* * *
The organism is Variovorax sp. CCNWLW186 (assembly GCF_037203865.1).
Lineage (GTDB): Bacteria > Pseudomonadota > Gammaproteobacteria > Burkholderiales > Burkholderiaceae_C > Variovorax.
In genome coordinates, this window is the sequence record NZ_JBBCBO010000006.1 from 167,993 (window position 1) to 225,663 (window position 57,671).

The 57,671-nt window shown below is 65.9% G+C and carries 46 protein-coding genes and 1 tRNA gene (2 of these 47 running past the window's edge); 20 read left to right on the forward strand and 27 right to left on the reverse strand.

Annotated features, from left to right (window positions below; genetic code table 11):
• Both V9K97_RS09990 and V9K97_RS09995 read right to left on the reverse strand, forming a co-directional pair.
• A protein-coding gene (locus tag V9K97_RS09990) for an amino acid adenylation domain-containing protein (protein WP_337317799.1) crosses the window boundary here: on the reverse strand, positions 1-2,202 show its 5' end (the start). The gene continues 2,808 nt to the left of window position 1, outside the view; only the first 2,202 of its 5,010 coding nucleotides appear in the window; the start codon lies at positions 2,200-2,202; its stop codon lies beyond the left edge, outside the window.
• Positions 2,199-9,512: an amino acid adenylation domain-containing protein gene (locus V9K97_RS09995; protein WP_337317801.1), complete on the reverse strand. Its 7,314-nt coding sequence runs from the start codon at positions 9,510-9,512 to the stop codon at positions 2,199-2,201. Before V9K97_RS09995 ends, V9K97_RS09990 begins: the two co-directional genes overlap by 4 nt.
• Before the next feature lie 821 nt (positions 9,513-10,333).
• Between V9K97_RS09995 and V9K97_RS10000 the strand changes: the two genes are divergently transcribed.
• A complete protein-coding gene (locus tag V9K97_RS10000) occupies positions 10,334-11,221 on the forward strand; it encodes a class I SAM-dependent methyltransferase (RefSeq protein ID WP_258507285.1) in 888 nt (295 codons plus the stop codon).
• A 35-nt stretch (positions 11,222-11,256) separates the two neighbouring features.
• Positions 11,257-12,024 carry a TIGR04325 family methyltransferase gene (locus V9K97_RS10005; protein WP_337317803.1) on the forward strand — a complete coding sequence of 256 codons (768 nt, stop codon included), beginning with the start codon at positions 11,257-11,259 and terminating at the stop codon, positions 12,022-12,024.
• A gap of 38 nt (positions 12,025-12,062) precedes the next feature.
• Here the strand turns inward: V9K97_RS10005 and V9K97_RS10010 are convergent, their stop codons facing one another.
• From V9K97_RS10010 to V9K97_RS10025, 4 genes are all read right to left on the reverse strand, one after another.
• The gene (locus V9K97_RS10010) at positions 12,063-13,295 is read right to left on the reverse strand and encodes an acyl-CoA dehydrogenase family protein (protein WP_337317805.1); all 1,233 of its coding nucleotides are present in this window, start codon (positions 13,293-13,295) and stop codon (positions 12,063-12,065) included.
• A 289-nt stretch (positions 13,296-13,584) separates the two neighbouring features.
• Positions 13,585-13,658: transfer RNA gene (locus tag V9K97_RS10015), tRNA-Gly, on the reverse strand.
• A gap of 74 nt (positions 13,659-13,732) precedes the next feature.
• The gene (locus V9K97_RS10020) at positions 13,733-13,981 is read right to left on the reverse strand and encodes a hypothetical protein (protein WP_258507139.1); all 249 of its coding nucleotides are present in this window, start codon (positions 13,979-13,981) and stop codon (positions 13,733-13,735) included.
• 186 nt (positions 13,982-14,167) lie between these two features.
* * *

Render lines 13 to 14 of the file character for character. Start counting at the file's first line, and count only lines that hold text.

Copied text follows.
• Positions 11,257-12,024 carry a TIGR04325 family methyltransferase gene (locus V9K97_RS10005; protein WP_337317803.1) on the forward strand — a complete coding sequence of 256 codons (768 nt, stop codon included), beginning with the start codon at positions 11,257-11,259 and terminating at the stop codon, positions 12,022-12,024.
• A gap of 38 nt (positions 12,025-12,062) precedes the next feature.